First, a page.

Reading through a year’s worth of Shelf Talkers columns, I am struck by a couple of details that likely have not slipped your attention: the quality of the books chosen by our panelists, and the eclectic nature of those choices.
Every month, our esteemed independent booksellers share their picks for not just the best books they have been reading, but those books which they feel merit special attention. Books that aren’t just good, but are distinct in some way, powerful enough to merit an enthusiastic response.
You’ve likely experienced this directly, in-person, during a visit to an independent bookstore: the bookseller leading you through the aisles, all-but-tugging you to a special shelf, or a slot on a table, picking up a book and pressing it into your hands, saying, almost breathlessly, “You must read this!”
For this year-end column, we’ve combed through the dozens of recommendations, a year of reading, to create a double-handful of special books, a stack of a dozen or so books to fill your carry-bag, to fill your winter nights with sheer reading pleasure.
Simply put, you must read these.
We’ll be back in January to begin another year of books, another year of discoveries.
Until then, though, we wish you warm nights, full bellies, and the happiest of reading.
Is it safe to come out yet?
Groundhog Day was months ago, and across the country, Canadians are only now daring to emerge cautiously from our holes in the ground, wondering if the strangest winter in recent memory is finally over. Take, for example, Victoria. Looking back, thanks to the miracle of social media, Victoria’s cherry trees were in full bloom in mid-February last year (yes, we know that makes you hate us; that’s one of the reasons we post those photos every year). This year, Victoria had blizzards through February. Blizzards. Of actual snow! That’s a once-a-decade or so occurrence.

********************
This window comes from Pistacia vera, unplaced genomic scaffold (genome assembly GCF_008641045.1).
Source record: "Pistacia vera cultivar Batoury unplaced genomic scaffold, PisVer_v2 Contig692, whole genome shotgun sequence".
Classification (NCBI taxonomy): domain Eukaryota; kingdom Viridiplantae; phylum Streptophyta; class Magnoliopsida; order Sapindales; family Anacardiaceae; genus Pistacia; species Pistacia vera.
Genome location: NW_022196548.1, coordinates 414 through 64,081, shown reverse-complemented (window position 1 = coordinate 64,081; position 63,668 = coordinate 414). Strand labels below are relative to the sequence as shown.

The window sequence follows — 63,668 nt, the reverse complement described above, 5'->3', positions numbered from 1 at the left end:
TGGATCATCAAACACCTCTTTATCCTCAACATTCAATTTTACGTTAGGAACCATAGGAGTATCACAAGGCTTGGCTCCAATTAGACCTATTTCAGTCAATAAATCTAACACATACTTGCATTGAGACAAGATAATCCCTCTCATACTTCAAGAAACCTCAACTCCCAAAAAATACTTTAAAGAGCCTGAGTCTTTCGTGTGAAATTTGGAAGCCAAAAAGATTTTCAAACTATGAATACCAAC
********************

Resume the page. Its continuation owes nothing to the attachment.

But weather be damned, it’s spring on the calendar, and in the bookstores. Our hardy crew of independent booksellers has recommendations for every eventuality, from guides to take you outside (down to the dirt or up to the skies) to companions to warm you indoors. Plus, a baseball book, because it IS spring, after all.
And summer is just around the corner. Though many of us will believe it when we see it.
The Bookseller: David Worsley, Words Worth Books (Waterloo, ON)
The Pick: Baseball Life Advice, by Stacey May Fowles
With Baseball Life Advice, Stacey May Fowles has captured the tumult, frustration, and unabashed love that comes with being a long-suffering Blue Jays fa …
Most of the books we read are the result of one thing: someone we know, trust, and/or admire tells us it's great. That's why we run this series, The Recommend, where readers, writers, reviewers, bloggers, and others tell us about a book they'd recommend to a good friend ... and why.
This week we're pleased to present the picks of award-winning poet Lorna Crozier, whose latest book is The Wild in You; Jael Richardson, author and and artistic director of the Festival of Literary Diversity (FOLD); Laura Frey, literary blogger at ReadinginBed.com; Susan Renouf, editor and publishing strategist; Steve Stanton, author and former president of Canada's national association of science fiction and fantasy authors; and Jean Marc Ah Sen, author of the debut novel, Grand Menteur.
Lorna Crozier picks Connie Gault’s A Beauty
Connie Gault's new novel, A Beauty, is a beauty from the first page to the last. It’s set in the Dirty Thirties, that decade of drought and hard times in Saskatchewan. It wasn’t only the wheat that shrivelled. So did the human spirit. Gault takes us into the minds and hearts of several small-town people trying to break through despair and the narrowing of their days into some kind of wonder. All of her minor characters are touching and memorable. Th …